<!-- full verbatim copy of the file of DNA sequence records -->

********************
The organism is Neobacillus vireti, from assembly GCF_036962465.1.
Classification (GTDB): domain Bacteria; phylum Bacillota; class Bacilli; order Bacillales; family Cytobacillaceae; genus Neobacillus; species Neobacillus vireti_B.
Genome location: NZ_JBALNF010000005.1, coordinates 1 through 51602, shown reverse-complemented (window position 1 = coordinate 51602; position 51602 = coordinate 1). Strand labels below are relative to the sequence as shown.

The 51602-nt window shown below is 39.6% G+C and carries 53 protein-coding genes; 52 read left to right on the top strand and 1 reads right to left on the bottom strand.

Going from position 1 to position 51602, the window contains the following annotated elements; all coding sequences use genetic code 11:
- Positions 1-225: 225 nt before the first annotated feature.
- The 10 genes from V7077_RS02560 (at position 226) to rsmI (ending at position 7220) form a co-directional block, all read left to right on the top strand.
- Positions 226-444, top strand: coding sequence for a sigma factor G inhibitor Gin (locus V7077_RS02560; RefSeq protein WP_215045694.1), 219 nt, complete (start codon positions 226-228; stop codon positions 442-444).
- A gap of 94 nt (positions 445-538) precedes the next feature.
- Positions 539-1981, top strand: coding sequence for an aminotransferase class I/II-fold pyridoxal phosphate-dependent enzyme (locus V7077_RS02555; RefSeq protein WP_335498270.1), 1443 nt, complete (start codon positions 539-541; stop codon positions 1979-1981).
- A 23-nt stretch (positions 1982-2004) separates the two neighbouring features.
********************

The organism is Neobacillus vireti, from assembly GCF_036962465.1.
Classification (GTDB): domain Bacteria; phylum Bacillota; class Bacilli; order Bacillales; family Cytobacillaceae; genus Neobacillus; species Neobacillus vireti_B.
Genome location: NZ_JBALNF010000005.1, coordinates 1 through 51602, shown reverse-complemented (window position 1 = coordinate 51602; position 51602 = coordinate 1). Strand labels below are relative to the sequence as shown.

The 51602-nt window shown below is 39.6% G+C and carries 53 protein-coding genes; 52 read left to right on the top strand and 1 reads right to left on the bottom strand.

Going from position 1 to position 51602, the window contains the following annotated elements; all coding sequences use genetic code 11:
- Positions 1-225: 225 nt before the first annotated feature.
- The 10 genes from V7077_RS02560 (at position 226) to rsmI (ending at position 7220) form a co-directional block, all read left to right on the top strand.
- Positions 226-444, top strand: coding sequence for a sigma factor G inhibitor Gin (locus V7077_RS02560; RefSeq protein WP_215045694.1), 219 nt, complete (start codon positions 226-228; stop codon positions 442-444).
- A gap of 94 nt (positions 445-538) precedes the next feature.
- Positions 539-1981, top strand: coding sequence for an aminotransferase class I/II-fold pyridoxal phosphate-dependent enzyme (locus V7077_RS02555; RefSeq protein WP_335498270.1), 1443 nt, complete (start codon positions 539-541; stop codon positions 1979-1981).
- A 23-nt stretch (positions 1982-2004) separates the two neighbouring features.